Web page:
Jump to content
  • Advertisement
Sign in to follow this  
squicklid

int s = (.7 * 3) + (.3 * 3) is 2 ?

This topic is 5058 days old which is more than the 365 day threshold we allow for new replies. Please post a new topic.

If you intended to correct an error in the post then please contact us.

Recommended Posts

Advertisement
squicklid: I conqur.

By default I believe float to int conversion rounds down.

Therefore, you probably want "round to nearest" instead. Just add 0.5 to the end of the equasion, and you'll be set.

-Mike

Share this post


Link to post
Share on other sites
Quote:
Original post by MichaelT
.7 * 3 = 2.1

.3 * 3 = 0.9

(int)2.1 = 2;
(int)0.9 = 0;

2 + 0 = 2;


WRONG order of operations for his statement, sorry.

(.7 * 3) gets treated as a float or double (froget which by default).

Next, (.3 * 3) is evaluated (also float or double).

Then, addition is preformed. If (.3 * 3) had been an int, it would be implicitly cast to float. (float * int = float, int * float = int).

What's happening is:

.7 * 3 = ~2.1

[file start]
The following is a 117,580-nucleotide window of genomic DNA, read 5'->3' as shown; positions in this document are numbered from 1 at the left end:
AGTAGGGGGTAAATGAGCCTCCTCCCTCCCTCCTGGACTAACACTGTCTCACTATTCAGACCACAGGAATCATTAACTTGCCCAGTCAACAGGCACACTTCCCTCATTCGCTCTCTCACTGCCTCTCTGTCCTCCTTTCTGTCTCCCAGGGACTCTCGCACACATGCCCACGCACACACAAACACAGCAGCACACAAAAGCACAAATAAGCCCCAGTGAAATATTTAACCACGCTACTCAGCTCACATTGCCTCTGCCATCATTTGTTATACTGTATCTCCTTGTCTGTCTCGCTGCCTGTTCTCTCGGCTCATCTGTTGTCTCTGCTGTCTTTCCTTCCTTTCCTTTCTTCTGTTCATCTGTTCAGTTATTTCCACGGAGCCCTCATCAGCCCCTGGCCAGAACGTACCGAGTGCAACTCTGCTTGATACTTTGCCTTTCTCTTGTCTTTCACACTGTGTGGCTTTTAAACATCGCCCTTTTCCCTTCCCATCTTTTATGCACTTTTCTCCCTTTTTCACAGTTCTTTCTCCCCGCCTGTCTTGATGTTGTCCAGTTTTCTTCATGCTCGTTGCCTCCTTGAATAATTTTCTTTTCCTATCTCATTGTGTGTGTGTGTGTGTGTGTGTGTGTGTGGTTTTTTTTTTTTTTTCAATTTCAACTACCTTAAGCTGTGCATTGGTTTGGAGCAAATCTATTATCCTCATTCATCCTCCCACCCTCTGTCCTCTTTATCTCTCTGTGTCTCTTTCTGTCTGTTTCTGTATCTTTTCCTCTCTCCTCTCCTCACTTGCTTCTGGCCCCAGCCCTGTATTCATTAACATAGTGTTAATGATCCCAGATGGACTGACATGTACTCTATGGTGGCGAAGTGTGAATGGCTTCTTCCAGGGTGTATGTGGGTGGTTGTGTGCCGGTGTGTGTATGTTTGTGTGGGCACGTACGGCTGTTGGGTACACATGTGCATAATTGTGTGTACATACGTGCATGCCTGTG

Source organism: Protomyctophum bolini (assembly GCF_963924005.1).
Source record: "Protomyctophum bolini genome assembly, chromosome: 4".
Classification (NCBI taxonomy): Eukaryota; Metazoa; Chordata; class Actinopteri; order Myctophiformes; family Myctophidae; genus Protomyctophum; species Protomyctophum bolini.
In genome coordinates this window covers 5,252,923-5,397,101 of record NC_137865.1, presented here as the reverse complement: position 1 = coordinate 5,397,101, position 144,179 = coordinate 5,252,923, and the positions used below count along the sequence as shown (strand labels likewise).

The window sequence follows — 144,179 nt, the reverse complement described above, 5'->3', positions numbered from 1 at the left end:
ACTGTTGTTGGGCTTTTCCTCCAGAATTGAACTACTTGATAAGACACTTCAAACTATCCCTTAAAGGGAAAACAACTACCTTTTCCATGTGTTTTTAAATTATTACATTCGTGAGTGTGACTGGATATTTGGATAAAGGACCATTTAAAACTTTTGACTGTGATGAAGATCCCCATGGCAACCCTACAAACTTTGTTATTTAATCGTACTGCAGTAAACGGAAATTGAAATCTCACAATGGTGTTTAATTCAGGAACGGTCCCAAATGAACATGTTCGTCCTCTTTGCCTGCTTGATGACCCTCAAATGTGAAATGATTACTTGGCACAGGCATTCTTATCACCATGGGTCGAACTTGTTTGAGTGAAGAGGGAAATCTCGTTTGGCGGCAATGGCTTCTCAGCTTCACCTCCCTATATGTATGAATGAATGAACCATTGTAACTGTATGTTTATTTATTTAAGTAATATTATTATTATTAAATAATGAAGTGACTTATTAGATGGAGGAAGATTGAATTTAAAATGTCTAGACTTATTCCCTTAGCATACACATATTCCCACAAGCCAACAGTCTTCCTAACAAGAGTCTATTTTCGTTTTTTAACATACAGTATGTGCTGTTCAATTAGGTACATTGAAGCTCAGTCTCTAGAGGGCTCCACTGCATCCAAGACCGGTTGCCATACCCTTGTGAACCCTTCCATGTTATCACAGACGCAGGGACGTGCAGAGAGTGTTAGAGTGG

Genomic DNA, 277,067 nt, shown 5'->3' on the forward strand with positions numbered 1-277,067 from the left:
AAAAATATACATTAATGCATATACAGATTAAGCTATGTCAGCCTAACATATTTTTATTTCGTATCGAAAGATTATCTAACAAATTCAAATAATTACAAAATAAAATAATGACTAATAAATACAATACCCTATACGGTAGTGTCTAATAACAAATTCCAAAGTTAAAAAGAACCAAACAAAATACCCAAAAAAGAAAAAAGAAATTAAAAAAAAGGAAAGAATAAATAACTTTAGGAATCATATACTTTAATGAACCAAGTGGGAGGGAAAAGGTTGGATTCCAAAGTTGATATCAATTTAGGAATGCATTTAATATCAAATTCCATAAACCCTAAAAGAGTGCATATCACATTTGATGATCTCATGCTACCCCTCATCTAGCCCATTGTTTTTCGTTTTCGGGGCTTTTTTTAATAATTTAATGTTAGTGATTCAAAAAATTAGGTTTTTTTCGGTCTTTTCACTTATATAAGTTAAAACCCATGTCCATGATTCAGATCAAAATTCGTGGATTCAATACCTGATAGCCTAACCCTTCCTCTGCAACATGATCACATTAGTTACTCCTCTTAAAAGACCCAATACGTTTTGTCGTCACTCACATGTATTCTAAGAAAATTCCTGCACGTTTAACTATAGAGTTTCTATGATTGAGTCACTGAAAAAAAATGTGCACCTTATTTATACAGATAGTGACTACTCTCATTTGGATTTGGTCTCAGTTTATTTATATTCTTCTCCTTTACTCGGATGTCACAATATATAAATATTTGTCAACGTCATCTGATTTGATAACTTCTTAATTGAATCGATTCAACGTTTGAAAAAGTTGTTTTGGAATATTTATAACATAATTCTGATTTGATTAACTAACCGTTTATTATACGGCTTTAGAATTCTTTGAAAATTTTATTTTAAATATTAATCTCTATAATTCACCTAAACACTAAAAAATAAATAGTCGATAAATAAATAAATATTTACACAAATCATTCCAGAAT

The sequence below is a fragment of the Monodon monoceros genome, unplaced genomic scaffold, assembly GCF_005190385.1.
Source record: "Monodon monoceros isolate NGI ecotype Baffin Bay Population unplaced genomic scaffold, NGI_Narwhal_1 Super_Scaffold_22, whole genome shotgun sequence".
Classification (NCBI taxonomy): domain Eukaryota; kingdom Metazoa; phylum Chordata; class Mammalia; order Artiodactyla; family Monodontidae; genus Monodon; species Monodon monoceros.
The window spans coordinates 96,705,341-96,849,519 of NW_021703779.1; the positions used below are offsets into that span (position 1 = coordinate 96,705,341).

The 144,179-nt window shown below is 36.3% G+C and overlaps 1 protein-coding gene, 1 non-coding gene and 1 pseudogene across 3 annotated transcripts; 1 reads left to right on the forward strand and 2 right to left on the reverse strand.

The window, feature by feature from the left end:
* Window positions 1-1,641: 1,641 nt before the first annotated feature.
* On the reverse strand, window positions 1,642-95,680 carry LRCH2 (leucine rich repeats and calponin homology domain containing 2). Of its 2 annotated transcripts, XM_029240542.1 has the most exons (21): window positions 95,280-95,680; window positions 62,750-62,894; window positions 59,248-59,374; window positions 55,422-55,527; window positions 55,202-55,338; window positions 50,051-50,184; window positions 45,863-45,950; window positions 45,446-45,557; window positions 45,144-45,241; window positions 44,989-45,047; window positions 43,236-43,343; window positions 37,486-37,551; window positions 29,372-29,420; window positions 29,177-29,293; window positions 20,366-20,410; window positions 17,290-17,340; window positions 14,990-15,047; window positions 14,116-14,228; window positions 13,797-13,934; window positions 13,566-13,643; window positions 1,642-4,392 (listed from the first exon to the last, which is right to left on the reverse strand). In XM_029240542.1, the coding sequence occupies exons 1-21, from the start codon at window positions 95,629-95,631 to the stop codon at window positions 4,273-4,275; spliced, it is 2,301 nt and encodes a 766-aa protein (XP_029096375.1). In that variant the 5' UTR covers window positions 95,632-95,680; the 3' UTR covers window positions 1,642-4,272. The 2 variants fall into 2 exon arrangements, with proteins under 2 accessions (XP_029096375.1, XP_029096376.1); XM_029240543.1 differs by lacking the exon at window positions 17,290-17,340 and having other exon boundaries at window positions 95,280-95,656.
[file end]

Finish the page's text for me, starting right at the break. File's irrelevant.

.3 * 3 = ~0.9
~2.1 + ~0.9 = 2.99999
int(2.999999) = 2

Share this post


Link to post
Share on other sites
Quote:

.7 * 3 = ~2.1
.3 * 3 = ~0.9
~2.1 + ~0.9 = 2.99999
int(2.999999) = 2

.7*3 equals exactly 2.1
and .3 *3 = exactly 0.9
so 2.1+0.9=3 so that's cant be the case

Share this post


Link to post
Share on other sites
Quote:
Original post by keen
.7*3 equals exactly 2.1
and .3 *3 = exactly 0.9

Nothing is 'exactly' in floating point math. If you want to write 0.9 exacly in FP mathy you need 'exactly' infinite digits. [grin]

Share this post


Link to post
Share on other sites

int main()
{
int a,b;
float c;
a=(.7 * 3) + (.3 * 3);
b=((float)(.7 * 3)) + ((float)(.3 * 3));
c=(.7 * 3) + (.3 * 3);
printf("%i,%i,%f\n",a,b,c);
}

output: 2,3,3.000000

proves my point

Share this post


Link to post
Share on other sites
Quote:
Original post by _DarkWIng_
Quote:
Original post by keen
.7*3 equals exactly 2.1
and .3 *3 = exactly 0.9

Nothing is 'exactly' in floating point math. If you want to write 0.9 exacly in FP mathy you need 'exactly' infinite digits. [grin]


But those numbers are doubles, not floats. I agree with MichaelT on this one.

/MindWipe

Share this post


Link to post
Share on other sites
Sign in to follow this  

  • Advertisement
×

Important Information

By using GameDev.net, you agree to our community Guidelines, Terms of Use, and Privacy Policy.

Participate in the game development conversation and more when you create an account on GameDev.net!

Sign me up!